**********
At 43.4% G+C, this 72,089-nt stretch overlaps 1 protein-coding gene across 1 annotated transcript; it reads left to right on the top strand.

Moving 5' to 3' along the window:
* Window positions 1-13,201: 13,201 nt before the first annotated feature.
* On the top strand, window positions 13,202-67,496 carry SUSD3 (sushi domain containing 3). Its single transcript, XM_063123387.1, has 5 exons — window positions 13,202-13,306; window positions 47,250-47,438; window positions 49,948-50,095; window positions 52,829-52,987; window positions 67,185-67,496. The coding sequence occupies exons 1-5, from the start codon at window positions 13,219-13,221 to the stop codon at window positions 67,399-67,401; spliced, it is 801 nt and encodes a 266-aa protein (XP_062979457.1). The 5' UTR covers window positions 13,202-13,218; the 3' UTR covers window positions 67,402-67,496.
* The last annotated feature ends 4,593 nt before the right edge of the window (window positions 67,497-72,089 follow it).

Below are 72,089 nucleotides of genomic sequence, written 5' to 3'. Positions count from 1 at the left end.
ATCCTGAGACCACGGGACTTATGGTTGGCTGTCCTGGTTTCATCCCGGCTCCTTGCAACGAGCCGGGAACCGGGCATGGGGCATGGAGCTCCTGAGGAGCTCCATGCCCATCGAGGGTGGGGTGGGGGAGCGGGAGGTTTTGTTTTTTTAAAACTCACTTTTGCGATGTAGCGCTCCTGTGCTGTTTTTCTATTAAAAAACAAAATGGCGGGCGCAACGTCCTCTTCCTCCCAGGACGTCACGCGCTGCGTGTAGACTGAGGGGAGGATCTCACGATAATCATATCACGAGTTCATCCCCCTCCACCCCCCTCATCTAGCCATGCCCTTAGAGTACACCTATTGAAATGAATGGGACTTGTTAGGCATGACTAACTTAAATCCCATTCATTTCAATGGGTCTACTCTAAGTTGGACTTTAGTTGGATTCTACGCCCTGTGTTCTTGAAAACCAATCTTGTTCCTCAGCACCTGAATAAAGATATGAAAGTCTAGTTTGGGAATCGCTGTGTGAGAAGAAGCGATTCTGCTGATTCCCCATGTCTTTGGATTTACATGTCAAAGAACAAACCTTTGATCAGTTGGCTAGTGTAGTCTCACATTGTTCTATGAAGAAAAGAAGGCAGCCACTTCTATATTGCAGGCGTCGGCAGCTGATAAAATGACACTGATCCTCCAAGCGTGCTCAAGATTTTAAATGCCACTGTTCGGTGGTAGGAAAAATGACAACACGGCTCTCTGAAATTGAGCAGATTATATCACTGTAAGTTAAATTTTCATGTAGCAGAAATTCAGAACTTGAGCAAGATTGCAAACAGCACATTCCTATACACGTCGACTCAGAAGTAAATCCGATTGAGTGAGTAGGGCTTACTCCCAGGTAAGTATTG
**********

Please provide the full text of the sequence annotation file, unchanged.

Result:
At 43.4% G+C, this 72,089-nt stretch overlaps 1 protein-coding gene across 1 annotated transcript; it reads left to right on the top strand.

Moving 5' to 3' along the window:
* Window positions 1-13,201: 13,201 nt before the first annotated feature.
* On the top strand, window positions 13,202-67,496 carry SUSD3 (sushi domain containing 3). Its single transcript, XM_063123387.1, has 5 exons — window positions 13,202-13,306; window positions 47,250-47,438; window positions 49,948-50,095; window positions 52,829-52,987; window positions 67,185-67,496. The coding sequence occupies exons 1-5, from the start codon at window positions 13,219-13,221 to the stop codon at window positions 67,399-67,401; spliced, it is 801 nt and encodes a 266-aa protein (XP_062979457.1). The 5' UTR covers window positions 13,202-13,218; the 3' UTR covers window positions 67,402-67,496.
* The last annotated feature ends 4,593 nt before the right edge of the window (window positions 67,497-72,089 follow it).

Below are 72,089 nucleotides of genomic sequence, written 5' to 3'. Positions count from 1 at the left end.
ATCCTGAGACCACGGGACTTATGGTTGGCTGTCCTGGTTTCATCCCGGCTCCTTGCAACGAGCCGGGAACCGGGCATGGGGCATGGAGCTCCTGAGGAGCTCCATGCCCATCGAGGGTGGGGTGGGGGAGCGGGAGGTTTTGTTTTTTTAAAACTCACTTTTGCGATGTAGCGCTCCTGTGCTGTTTTTCTATTAAAAAACAAAATGGCGGGCGCAACGTCCTCTTCCTCCCAGGACGTCACGCGCTGCGTGTAGACTGAGGGGAGGATCTCACGATAATCATATCACGAGTTCATCCCCCTCCACCCCCCTCATCTAGCCATGCCCTTAGAGTACACCTATTGAAATGAATGGGACTTGTTAGGCATGACTAACTTAAATCCCATTCATTTCAATGGGTCTACTCTAAGTTGGACTTTAGTTGGATTCTACGCCCTGTGTTCTTGAAAACCAATCTTGTTCCTCAGCACCTGAATAAAGATATGAAAGTCTAGTTTGGGAATCGCTGTGTGAGAAGAAGCGATTCTGCTGATTCCCCATGTCTTTGGATTTACATGTCAAAGAACAAACCTTTGATCAGTTGGCTAGTGTAGTCTCACATTGTTCTATGAAGAAAAGAAGGCAGCCACTTCTATATTGCAGGCGTCGGCAGCTGATAAAATGACACTGATCCTCCAAGCGTGCTCAAGATTTTAAATGCCACTGTTCGGTGGTAGGAAAAATGACAACACGGCTCTCTGAAATTGAGCAGATTATATCACTGTAAGTTAAATTTTCATGTAGCAGAAATTCAGAACTTGAGCAAGATTGCAAACAGCACATTCCTATACACGTCGACTCAGAAGTAAATCCGATTGAGTGAGTAGGGCTTACTCCCAGGTAAGTATTG